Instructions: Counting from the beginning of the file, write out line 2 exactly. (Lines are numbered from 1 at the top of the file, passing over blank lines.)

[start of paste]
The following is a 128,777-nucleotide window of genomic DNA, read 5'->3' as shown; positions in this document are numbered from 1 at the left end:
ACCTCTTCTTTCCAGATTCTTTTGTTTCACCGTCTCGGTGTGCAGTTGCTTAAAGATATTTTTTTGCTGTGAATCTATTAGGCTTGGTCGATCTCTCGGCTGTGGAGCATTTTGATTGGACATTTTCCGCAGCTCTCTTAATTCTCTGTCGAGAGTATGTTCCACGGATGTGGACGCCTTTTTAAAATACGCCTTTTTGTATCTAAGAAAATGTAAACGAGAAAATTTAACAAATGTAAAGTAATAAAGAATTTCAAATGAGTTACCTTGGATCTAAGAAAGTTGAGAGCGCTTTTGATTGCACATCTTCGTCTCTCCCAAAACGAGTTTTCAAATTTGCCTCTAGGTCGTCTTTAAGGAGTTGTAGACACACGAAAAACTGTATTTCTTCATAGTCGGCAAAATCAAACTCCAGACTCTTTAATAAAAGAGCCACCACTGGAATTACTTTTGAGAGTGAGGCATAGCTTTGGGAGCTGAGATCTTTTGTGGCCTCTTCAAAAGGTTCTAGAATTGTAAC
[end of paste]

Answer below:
ACCTCTTCTTTCCAGATTCTTTTGTTTCACCGTCTCGGTGTGCAGTTGCTTAAAGATATTTTTTTGCTGTGAATCTATTAGGCTTGGTCGATCTCTCGGCTGTGGAGCATTTTGATTGGACATTTTCCGCAGCTCTCTTAATTCTCTGTCGAGAGTATGTTCCACGGATGTGGACGCCTTTTTAAAATACGCCTTTTTGTATCTAAGAAAATGTAAACGAGAAAATTTAACAAATGTAAAGTAATAAAGAATTTCAAATGAGTTACCTTGGATCTAAGAAAGTTGAGAGCGCTTTTGATTGCACATCTTCGTCTCTCCCAAAACGAGTTTTCAAATTTGCCTCTAGGTCGTCTTTAAGGAGTTGTAGACACACGAAAAACTGTATTTCTTCATAGTCGGCAAAATCAAACTCCAGACTCTTTAATAAAAGAGCCACCACTGGAATTACTTTTGAGAGTGAGGCATAGCTTTGGGAGCTGAGATCTTTTGTGGCCTCTTCAAAAGGTTCTAGAATTGTAAC